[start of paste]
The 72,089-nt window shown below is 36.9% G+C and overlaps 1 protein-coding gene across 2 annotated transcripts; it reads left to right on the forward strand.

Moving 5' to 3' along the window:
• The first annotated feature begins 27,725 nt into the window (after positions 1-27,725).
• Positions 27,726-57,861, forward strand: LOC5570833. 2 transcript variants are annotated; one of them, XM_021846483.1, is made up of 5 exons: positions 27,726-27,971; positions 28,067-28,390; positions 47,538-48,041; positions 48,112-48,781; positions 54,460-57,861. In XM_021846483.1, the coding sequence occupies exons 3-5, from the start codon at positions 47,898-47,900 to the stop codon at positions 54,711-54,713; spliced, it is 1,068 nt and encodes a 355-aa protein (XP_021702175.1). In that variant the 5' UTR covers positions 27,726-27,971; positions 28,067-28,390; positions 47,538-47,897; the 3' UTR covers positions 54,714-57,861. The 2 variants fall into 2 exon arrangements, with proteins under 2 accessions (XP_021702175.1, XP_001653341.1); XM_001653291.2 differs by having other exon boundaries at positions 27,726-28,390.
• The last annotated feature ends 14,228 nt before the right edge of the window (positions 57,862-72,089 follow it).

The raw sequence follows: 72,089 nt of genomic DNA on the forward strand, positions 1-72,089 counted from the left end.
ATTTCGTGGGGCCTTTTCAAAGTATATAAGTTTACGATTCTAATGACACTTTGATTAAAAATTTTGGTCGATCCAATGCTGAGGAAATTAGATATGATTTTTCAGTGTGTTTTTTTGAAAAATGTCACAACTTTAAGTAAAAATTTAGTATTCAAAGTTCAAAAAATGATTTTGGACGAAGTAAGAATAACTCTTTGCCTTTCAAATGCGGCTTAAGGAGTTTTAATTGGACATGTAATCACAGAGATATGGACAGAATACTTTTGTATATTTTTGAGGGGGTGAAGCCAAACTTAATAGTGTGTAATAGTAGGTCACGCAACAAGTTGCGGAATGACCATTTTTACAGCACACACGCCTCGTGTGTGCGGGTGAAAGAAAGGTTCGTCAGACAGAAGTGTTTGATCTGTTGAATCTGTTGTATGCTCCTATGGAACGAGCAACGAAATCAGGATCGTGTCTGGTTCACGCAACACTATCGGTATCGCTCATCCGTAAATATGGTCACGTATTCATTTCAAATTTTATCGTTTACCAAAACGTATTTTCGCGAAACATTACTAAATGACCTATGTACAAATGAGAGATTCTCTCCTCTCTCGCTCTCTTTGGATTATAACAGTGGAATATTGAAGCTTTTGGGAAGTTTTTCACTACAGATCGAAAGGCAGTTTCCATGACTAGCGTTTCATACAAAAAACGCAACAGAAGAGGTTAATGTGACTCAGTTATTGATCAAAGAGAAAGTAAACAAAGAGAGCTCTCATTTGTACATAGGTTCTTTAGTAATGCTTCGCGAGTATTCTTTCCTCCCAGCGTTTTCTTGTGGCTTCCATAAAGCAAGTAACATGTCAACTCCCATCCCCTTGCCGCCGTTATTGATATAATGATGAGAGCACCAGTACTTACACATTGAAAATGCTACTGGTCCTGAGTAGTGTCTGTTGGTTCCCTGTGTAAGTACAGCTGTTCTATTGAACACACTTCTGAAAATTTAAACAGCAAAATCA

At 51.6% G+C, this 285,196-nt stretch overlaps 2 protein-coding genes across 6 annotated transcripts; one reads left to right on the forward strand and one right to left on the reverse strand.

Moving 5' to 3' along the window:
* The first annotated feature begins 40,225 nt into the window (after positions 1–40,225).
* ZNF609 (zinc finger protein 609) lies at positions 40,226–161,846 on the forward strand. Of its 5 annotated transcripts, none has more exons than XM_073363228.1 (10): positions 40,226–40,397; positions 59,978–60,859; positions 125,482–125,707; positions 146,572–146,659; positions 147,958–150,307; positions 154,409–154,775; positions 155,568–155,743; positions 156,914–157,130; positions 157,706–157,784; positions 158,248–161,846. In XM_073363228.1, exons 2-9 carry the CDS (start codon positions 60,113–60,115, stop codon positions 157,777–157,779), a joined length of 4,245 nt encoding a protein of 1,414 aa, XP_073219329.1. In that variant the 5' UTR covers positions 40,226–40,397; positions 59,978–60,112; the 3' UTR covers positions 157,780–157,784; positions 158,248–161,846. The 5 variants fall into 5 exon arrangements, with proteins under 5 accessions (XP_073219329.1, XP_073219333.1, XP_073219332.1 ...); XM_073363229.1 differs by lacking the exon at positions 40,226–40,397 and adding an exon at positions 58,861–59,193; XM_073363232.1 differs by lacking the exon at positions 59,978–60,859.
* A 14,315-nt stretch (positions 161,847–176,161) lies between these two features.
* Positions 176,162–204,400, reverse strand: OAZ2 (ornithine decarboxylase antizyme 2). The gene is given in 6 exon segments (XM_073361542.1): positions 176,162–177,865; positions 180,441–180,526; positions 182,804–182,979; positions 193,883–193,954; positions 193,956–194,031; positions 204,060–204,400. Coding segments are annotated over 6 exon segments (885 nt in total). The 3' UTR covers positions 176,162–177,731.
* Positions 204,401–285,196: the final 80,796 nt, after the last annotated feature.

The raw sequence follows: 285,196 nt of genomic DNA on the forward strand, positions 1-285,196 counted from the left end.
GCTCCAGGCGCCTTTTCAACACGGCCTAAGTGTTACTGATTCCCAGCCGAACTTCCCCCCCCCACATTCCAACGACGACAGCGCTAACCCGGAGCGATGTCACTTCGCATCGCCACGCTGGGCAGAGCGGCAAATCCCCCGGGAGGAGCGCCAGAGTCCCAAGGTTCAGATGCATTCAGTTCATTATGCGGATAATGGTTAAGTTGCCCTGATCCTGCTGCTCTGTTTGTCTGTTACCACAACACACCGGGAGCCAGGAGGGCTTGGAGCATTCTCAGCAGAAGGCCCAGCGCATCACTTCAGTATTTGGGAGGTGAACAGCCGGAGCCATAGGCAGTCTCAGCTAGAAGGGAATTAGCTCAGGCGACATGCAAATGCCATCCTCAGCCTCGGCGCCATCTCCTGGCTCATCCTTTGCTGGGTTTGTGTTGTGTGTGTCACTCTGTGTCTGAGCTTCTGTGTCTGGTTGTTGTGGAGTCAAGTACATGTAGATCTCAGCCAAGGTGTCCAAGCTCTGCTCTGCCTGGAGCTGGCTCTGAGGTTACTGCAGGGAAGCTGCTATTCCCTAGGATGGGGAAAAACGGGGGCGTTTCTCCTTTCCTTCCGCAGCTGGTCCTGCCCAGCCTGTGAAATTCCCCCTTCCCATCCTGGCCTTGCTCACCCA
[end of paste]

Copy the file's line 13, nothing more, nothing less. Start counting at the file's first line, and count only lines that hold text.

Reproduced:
* Positions 176,162–204,400, reverse strand: OAZ2 (ornithine decarboxylase antizyme 2). The gene is given in 6 exon segments (XM_073361542.1): positions 176,162–177,865; positions 180,441–180,526; positions 182,804–182,979; positions 193,883–193,954; positions 193,956–194,031; positions 204,060–204,400. Coding segments are annotated over 6 exon segments (885 nt in total). The 3' UTR covers positions 176,162–177,731.